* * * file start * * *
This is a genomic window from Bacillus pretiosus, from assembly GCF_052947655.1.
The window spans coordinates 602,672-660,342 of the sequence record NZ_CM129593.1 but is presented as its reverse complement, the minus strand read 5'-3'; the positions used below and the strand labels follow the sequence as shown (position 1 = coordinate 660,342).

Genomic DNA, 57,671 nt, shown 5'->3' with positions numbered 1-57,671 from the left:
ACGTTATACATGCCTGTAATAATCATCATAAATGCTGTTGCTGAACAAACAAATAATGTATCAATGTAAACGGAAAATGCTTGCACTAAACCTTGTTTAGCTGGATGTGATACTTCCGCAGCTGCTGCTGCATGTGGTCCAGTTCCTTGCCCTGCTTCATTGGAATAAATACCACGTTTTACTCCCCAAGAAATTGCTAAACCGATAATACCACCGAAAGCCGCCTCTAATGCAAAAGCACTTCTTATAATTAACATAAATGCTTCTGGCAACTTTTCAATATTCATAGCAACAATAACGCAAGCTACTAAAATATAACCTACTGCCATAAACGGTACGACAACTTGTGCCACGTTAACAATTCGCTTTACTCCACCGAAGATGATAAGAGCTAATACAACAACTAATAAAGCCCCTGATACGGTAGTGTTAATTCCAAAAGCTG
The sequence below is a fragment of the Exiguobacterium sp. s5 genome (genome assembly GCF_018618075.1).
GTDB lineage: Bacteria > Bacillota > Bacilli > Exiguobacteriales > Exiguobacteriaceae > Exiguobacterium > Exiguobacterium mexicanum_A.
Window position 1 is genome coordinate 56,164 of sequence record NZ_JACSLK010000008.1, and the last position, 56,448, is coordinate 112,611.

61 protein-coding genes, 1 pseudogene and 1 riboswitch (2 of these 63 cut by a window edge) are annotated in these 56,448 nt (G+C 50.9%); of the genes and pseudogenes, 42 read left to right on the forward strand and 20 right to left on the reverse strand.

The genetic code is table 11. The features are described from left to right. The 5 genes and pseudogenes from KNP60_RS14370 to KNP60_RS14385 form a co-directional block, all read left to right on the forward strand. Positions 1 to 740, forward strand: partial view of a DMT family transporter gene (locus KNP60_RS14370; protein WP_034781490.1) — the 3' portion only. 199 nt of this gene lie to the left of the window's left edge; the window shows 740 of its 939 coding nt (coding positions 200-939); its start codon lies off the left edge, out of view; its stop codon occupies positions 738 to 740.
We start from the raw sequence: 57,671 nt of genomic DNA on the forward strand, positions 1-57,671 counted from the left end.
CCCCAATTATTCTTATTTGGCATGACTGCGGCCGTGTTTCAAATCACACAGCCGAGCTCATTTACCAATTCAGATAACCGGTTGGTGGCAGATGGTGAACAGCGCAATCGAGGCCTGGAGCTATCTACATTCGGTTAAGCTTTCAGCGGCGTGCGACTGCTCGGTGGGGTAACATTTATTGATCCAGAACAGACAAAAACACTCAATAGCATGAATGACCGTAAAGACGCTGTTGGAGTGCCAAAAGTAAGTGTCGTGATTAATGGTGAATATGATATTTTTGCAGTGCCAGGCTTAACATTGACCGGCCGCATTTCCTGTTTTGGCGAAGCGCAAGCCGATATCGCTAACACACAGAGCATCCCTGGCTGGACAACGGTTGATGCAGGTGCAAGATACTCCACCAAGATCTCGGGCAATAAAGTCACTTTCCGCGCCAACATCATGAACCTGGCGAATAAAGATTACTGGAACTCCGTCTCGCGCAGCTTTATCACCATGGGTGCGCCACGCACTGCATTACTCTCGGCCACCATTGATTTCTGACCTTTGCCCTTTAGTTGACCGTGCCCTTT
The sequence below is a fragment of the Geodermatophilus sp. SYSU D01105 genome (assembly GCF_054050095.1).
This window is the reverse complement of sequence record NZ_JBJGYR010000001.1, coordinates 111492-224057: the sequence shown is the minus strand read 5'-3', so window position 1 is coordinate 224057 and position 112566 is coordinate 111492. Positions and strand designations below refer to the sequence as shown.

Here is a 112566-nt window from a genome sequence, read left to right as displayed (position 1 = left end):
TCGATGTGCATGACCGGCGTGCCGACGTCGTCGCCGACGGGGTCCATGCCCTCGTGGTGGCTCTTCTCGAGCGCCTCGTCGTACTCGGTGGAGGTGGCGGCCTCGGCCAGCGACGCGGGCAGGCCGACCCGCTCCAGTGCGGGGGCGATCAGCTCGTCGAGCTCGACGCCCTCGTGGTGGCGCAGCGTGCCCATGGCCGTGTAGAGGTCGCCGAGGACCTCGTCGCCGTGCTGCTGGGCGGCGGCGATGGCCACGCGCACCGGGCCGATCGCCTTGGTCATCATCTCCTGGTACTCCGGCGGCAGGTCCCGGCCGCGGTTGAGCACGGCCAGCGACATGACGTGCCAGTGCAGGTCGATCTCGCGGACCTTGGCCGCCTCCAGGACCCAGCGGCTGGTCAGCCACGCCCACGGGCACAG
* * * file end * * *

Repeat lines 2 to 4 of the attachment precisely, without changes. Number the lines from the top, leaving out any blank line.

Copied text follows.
The window spans coordinates 602,672-660,342 of the sequence record NZ_CM129593.1 but is presented as its reverse complement, the minus strand read 5'-3'; the positions used below and the strand labels follow the sequence as shown (position 1 = coordinate 660,342).

Genomic DNA, 57,671 nt, shown 5'->3' with positions numbered 1-57,671 from the left:
ACGTTATACATGCCTGTAATAATCATCATAAATGCTGTTGCTGAACAAACAAATAATGTATCAATGTAAACGGAAAATGCTTGCACTAAACCTTGTTTAGCTGGATGTGATACTTCCGCAGCTGCTGCTGCATGTGGTCCAGTTCCTTGCCCTGCTTCATTGGAATAAATACCACGTTTTACTCCCCAAGAAATTGCTAAACCGATAATACCACCGAAAGCCGCCTCTAATGCAAAAGCACTTCTTATAATTAACATAAATGCTTCTGGCAACTTTTCAATATTCATAGCAACAATAACGCAAGCTACTAAAATATAACCTACTGCCATAAACGGTACGACAACTTGTGCCACGTTAACAATTCGCTTTACTCCACCGAAGATGATAAGAGCTAATACAACAACTAATAAAGCCCCTGATACGGTAGTGTTAATTCCAAAAGCTG